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The Private, Exclusive Guide for Serious Divers Since 1975
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February 2014    Download the Entire Issue (PDF) Vol. 29, No. 2   RSS Feed for Undercurrent Issues
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Santa Marta, Colombia

the colonial town is more scenic than the diving

from the February, 2014 issue of Undercurrent   Subscribe Now

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Dear Fellow Diver:

Back in the good old days, whenever the weekend weather forecast was favorable, four of us loaded our dive gear into my single-engine Cessna Turbo 210 and we'd fly to San Carlos, Mexico, Baja's Punta San Francisquito, or sometimes as far south as Loreto. We'd rent a panga and off we would go: no divemaster, no ladder and no first aid. If I told you that in those days, we were taught to follow our bubbles to the surface, and during our surface time we would down a few beers, would I be dating myself? Dive rules have certainly changed, but what has this got to do with diving in Colombia?

My December trip offered 21st Century basic diving, but with today's rules, at a destination prized by Colombians but unknown to Americans. Santa Marta is a quaint town, located on Colombia's southern Caribbean coast. While it is no place for divers in search of exotic creatures, it brought back fond memories of laidback diving in the Sea of Cortez, with its multiple boulders blended with patches of soft and hard coral. While I saw no dramatic sea life, there were small schools of batfish, barracuda and squid -- and, unfortunately, an occasional small lionfish, apparently just getting a "fin-hold" there.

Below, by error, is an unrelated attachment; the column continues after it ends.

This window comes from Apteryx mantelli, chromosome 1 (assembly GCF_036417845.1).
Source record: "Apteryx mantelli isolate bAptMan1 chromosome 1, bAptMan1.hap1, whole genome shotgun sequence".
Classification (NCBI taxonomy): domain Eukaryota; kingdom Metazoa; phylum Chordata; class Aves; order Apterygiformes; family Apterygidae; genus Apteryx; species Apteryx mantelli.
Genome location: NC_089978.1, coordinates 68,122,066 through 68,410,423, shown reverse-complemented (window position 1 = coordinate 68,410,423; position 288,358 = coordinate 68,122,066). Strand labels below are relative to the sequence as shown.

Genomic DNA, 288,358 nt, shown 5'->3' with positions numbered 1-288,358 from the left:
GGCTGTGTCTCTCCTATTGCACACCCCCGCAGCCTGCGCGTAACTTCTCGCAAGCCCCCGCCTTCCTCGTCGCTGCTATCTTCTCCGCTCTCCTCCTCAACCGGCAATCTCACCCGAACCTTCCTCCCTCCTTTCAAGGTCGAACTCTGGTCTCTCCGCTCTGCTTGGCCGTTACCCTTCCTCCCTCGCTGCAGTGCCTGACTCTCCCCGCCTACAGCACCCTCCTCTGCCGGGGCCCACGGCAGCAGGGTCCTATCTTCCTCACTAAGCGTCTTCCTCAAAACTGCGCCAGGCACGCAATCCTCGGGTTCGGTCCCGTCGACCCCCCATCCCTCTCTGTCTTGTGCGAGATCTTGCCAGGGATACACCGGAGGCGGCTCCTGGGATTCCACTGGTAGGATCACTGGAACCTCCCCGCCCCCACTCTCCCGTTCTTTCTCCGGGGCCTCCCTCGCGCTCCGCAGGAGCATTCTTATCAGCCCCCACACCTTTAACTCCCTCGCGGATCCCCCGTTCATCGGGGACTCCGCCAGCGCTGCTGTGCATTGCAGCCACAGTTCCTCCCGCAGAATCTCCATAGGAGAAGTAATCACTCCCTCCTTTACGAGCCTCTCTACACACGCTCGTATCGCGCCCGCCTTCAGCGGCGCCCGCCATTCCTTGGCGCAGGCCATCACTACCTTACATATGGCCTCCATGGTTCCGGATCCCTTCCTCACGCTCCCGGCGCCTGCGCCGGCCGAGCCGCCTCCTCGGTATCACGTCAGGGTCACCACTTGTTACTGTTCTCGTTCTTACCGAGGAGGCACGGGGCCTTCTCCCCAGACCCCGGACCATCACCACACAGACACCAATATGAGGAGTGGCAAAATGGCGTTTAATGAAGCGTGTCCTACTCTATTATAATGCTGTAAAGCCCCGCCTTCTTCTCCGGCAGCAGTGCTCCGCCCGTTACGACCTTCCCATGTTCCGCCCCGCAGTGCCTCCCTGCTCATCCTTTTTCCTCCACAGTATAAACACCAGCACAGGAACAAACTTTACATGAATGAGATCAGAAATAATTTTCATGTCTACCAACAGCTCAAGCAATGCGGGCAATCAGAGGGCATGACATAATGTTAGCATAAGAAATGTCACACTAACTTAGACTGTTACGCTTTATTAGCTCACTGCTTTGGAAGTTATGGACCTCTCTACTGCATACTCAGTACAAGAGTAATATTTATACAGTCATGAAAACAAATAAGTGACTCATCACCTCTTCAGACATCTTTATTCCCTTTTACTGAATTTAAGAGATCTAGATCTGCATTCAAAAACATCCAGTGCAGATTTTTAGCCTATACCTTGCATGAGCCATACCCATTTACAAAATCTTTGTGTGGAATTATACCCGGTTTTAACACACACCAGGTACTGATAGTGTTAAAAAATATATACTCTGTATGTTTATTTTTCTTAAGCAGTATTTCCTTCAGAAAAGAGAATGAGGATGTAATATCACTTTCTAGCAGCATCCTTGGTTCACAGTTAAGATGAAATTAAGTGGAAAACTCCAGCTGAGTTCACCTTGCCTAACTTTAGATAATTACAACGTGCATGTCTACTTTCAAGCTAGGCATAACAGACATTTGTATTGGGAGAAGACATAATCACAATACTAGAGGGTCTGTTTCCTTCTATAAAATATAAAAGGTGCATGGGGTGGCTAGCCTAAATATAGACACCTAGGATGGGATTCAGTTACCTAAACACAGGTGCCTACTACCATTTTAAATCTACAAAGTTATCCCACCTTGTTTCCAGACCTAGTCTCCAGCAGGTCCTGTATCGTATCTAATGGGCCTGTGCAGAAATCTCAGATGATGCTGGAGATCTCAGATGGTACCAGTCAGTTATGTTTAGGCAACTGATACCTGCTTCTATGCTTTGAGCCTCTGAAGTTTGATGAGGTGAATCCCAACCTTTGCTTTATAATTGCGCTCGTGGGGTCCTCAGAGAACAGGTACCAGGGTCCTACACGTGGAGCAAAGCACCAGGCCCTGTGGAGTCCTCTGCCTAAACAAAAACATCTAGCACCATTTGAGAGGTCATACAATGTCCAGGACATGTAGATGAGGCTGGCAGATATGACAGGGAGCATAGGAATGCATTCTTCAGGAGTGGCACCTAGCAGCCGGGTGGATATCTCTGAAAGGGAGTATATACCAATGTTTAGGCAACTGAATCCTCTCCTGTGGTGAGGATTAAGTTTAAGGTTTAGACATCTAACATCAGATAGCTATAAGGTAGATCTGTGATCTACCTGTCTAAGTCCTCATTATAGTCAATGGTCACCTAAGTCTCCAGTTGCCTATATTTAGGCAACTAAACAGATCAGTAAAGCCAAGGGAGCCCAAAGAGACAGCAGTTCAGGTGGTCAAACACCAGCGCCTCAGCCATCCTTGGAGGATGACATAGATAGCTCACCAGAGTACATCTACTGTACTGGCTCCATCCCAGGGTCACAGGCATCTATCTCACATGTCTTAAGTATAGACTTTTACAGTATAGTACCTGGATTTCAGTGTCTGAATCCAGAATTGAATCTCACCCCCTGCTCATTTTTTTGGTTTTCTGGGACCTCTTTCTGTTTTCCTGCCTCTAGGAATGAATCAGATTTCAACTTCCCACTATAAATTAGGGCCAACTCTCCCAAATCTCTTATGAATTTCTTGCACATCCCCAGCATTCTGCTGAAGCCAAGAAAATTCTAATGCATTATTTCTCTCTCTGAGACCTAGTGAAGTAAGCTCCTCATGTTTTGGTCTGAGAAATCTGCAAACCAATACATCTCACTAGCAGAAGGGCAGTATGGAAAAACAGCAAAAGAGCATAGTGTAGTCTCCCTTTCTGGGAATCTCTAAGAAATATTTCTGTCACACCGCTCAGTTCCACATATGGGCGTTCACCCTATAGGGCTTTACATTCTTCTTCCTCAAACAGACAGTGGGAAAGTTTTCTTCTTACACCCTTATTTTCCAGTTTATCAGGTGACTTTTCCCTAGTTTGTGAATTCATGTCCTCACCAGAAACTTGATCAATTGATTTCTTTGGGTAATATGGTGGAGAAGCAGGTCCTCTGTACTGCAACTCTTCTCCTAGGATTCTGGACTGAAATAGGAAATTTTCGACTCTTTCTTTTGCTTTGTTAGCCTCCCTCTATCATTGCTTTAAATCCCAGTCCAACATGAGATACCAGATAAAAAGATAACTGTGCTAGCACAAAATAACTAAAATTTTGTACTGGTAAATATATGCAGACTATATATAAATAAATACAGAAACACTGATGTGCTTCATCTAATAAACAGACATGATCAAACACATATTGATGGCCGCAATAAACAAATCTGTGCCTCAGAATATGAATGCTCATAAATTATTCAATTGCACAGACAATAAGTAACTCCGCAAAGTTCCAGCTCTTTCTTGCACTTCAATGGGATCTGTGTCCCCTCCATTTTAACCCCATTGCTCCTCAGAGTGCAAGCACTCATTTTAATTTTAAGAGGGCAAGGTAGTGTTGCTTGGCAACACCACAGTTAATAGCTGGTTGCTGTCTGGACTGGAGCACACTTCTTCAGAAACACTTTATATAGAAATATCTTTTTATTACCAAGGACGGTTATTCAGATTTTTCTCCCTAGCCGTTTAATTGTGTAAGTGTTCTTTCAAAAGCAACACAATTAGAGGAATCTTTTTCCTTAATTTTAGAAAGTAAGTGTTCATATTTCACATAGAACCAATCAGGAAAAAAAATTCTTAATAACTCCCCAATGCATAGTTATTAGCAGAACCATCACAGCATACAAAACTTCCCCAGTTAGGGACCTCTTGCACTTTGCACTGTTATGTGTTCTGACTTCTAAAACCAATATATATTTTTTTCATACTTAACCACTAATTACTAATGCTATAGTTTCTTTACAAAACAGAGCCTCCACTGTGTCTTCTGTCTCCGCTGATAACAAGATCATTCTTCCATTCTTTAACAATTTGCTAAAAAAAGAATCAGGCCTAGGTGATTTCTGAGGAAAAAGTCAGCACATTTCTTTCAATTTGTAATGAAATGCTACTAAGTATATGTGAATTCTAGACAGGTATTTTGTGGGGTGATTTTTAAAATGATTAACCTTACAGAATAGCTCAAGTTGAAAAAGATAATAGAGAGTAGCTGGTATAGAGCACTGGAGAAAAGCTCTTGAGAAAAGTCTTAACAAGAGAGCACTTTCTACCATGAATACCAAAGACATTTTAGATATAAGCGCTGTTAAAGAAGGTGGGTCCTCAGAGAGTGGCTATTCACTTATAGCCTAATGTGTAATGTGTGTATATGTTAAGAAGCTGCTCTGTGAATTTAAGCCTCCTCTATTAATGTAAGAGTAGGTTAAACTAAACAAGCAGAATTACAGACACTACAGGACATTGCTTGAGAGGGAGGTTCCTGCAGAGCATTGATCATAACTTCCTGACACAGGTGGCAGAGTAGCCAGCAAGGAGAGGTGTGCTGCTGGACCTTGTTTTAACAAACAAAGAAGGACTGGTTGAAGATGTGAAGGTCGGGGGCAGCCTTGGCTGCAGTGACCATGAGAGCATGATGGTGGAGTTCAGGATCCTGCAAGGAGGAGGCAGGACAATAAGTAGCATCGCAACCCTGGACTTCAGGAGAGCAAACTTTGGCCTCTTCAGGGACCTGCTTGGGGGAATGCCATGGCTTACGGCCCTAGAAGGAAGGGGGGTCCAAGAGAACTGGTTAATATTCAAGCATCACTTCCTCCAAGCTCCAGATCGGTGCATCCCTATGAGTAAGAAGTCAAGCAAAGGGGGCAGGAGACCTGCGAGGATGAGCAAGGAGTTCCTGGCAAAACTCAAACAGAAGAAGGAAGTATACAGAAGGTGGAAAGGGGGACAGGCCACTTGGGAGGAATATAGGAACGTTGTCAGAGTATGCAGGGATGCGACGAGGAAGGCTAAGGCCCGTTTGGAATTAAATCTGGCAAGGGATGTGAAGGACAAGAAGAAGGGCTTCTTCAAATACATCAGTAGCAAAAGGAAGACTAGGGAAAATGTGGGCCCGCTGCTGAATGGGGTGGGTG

Quimera Divers' BoatSeveral hours after arriving at my hotel, Diego Ávila, owner of Quimera Divers, arrived to meet with us. He shared his marine conservation philosophy with us, took our dive gear, and said he would send a taxi ($5 each way) to pick us up at 7:45 a.m. the next morning. Though there are no other operations in Santa Marta, 13 shops in nearby Tayrona National Park, where we did most of our diving, carried scores of divers there daily. Santa Marta's ultra-modern marina is closely guarded with a swinging gate and armed guards. The boat run to the park was 20 minutes (we were required to wear life jackets to and from the marina). Sleek looking, the 25-foot, high-sided fiberglass speed boat with two 95-hp engines had benches on both sides, 20 tank holders in the center and a partial canopy. Diego, who speaks English well, takes no more than four divers, but even that would be a crowd. He offered two morning dives ($95 per person); afternoon must be siesta time....

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